Parliament turning into combat arena: Prez

Parliament turning into combat arena: Prez

President Pranab Mukherjee, in his Independence Day eve broadcast to the nation, did not mince words to convey serious concern over Parliament turning into an “arena of combat rather than debate”.

Mukherjee said, “Our institutions of democracy are under stress. Parliament has been converted into an arena of combat rather than debate.”

Mukherjee recalled what B R Ambedkar, Chairman of the Drafting Committee of the Constitution, said while making his closing speech in the Constituent Assembly in November 1949. 

Mukherjee said, according to Ambedkar, “The working of a Constitution does not depend wholly upon the nature of the Constitution. The Constitution can provide only the organs of state, such as the legislature, the executive and the judiciary. The factors on which the working of those organs of the state depend are the people and the political parties they will set up as their instruments to carry out their wishes and their politics. Who can say how the people of India and their parties will behave?”

If the institutions of democracy are under pressure, it is time for serious thinking by the people and their parties.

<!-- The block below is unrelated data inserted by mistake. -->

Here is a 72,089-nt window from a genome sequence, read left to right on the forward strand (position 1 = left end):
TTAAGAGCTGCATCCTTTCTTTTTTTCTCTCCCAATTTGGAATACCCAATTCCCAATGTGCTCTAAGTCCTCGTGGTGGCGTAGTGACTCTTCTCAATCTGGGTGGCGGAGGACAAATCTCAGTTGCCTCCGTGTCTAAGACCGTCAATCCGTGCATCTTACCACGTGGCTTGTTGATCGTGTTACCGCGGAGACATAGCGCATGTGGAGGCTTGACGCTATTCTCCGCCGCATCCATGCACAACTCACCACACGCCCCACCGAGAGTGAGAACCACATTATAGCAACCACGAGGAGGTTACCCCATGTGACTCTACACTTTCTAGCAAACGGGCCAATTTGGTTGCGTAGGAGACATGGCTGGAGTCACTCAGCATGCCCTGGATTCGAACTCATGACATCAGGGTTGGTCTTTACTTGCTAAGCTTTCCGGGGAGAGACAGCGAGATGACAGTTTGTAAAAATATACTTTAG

The correctives must come from within, he noted.

The President’s reference was seen as a clear allusion to the just-concluded monsoon session of Parliament which was a washout due to the stand-off between the government and the Congress over Lalitgate and Vyapam scam.

Mukherjee also expressed worry that "vested interests chip away at social harmony, in an attempt to erode many centuries of secularism. In an age of instant communication through ever-improving technology, we must remain vigilant to ensure that the devious designs of a few never overcome the essential oneness of our people. For both government and people the rule of law is sacrosanct, but society is also protected by something greater than law: humanity."

The President wanted faster economic development for equitable distribution of the nation’s resources. "Our economy promises much hope for the future. The new chapters of the ‘India Story’ are waiting to be written. ‘Economic reforms’ is work-in-progress."

Though India's  performance over the last decade has been commendable, Mukherjee felt that "the benefits of growth must reach the poorest of the poor much before they land in the bank accounts of the richest of the rich."

Mukherjee was especially concerned about the quality of education.
"Our educational institutions multiply as the aspirations of generations continue to exceed supply. But what has happened to quality, from base to apex? Students, teachers and authorities must pause and introspect."

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